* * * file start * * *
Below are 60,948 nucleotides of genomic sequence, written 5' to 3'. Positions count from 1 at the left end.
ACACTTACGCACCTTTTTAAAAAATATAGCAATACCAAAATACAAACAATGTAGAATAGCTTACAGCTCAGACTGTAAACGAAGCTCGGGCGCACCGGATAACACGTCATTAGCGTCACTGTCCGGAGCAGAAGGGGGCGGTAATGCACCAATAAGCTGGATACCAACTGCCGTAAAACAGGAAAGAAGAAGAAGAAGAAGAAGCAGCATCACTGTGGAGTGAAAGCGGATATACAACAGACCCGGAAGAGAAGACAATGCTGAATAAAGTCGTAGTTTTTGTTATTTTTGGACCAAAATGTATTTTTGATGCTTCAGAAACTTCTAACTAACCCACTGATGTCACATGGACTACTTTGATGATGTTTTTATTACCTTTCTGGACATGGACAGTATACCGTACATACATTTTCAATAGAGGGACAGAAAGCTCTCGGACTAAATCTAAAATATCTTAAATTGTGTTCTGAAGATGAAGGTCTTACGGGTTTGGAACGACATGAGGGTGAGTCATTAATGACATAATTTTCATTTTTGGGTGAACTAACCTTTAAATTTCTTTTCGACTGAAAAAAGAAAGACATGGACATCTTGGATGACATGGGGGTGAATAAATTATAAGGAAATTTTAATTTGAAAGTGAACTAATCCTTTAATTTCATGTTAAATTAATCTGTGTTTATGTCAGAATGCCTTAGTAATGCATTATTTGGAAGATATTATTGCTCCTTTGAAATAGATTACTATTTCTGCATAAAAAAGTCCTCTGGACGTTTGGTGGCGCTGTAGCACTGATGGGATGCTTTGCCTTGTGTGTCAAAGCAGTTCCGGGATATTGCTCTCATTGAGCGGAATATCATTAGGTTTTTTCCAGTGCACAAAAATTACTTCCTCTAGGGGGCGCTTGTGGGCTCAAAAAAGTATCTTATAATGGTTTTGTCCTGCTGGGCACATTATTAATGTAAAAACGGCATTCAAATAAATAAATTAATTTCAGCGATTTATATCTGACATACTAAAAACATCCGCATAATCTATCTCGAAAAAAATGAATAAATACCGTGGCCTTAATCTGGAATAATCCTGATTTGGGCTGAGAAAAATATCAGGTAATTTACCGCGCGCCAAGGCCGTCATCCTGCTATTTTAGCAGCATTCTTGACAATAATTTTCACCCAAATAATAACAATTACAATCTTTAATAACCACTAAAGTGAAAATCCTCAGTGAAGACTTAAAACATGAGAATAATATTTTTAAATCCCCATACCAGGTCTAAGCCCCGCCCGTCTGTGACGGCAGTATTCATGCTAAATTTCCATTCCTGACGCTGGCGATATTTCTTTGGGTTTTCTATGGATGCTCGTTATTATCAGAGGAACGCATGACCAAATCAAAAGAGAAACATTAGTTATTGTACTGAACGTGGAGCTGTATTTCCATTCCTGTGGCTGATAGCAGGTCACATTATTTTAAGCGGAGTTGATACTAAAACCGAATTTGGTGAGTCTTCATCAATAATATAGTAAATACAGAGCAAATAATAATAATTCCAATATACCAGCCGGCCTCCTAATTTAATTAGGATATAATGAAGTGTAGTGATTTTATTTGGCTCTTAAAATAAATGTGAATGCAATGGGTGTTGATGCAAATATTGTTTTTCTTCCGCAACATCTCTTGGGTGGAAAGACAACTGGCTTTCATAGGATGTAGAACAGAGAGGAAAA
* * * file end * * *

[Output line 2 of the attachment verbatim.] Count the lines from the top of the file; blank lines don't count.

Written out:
ACACTTACGCACCTTTTTAAAAAATATAGCAATACCAAAATACAAACAATGTAGAATAGCTTACAGCTCAGACTGTAAACGAAGCTCGGGCGCACCGGATAACACGTCATTAGCGTCACTGTCCGGAGCAGAAGGGGGCGGTAATGCACCAATAAGCTGGATACCAACTGCCGTAAAACAGGAAAGAAGAAGAAGAAGAAGAAGCAGCATCACTGTGGAGTGAAAGCGGATATACAACAGACCCGGAAGAGAAGACAATGCTGAATAAAGTCGTAGTTTTTGTTATTTTTGGACCAAAATGTATTTTTGATGCTTCAGAAACTTCTAACTAACCCACTGATGTCACATGGACTACTTTGATGATGTTTTTATTACCTTTCTGGACATGGACAGTATACCGTACATACATTTTCAATAGAGGGACAGAAAGCTCTCGGACTAAATCTAAAATATCTTAAATTGTGTTCTGAAGATGAAGGTCTTACGGGTTTGGAACGACATGAGGGTGAGTCATTAATGACATAATTTTCATTTTTGGGTGAACTAACCTTTAAATTTCTTTTCGACTGAAAAAAGAAAGACATGGACATCTTGGATGACATGGGGGTGAATAAATTATAAGGAAATTTTAATTTGAAAGTGAACTAATCCTTTAATTTCATGTTAAATTAATCTGTGTTTATGTCAGAATGCCTTAGTAATGCATTATTTGGAAGATATTATTGCTCCTTTGAAATAGATTACTATTTCTGCATAAAAAAGTCCTCTGGACGTTTGGTGGCGCTGTAGCACTGATGGGATGCTTTGCCTTGTGTGTCAAAGCAGTTCCGGGATATTGCTCTCATTGAGCGGAATATCATTAGGTTTTTTCCAGTGCACAAAAATTACTTCCTCTAGGGGGCGCTTGTGGGCTCAAAAAAGTATCTTATAATGGTTTTGTCCTGCTGGGCACATTATTAATGTAAAAACGGCATTCAAATAAATAAATTAATTTCAGCGATTTATATCTGACATACTAAAAACATCCGCATAATCTATCTCGAAAAAAATGAATAAATACCGTGGCCTTAATCTGGAATAATCCTGATTTGGGCTGAGAAAAATATCAGGTAATTTACCGCGCGCCAAGGCCGTCATCCTGCTATTTTAGCAGCATTCTTGACAATAATTTTCACCCAAATAATAACAATTACAATCTTTAATAACCACTAAAGTGAAAATCCTCAGTGAAGACTTAAAACATGAGAATAATATTTTTAAATCCCCATACCAGGTCTAAGCCCCGCCCGTCTGTGACGGCAGTATTCATGCTAAATTTCCATTCCTGACGCTGGCGATATTTCTTTGGGTTTTCTATGGATGCTCGTTATTATCAGAGGAACGCATGACCAAATCAAAAGAGAAACATTAGTTATTGTACTGAACGTGGAGCTGTATTTCCATTCCTGTGGCTGATAGCAGGTCACATTATTTTAAGCGGAGTTGATACTAAAACCGAATTTGGTGAGTCTTCATCAATAATATAGTAAATACAGAGCAAATAATAATAATTCCAATATACCAGCCGGCCTCCTAATTTAATTAGGATATAATGAAGTGTAGTGATTTTATTTGGCTCTTAAAATAAATGTGAATGCAATGGGTGTTGATGCAAATATTGTTTTTCTTCCGCAACATCTCTTGGGTGGAAAGACAACTGGCTTTCATAGGATGTAGAACAGAGAGGAAAA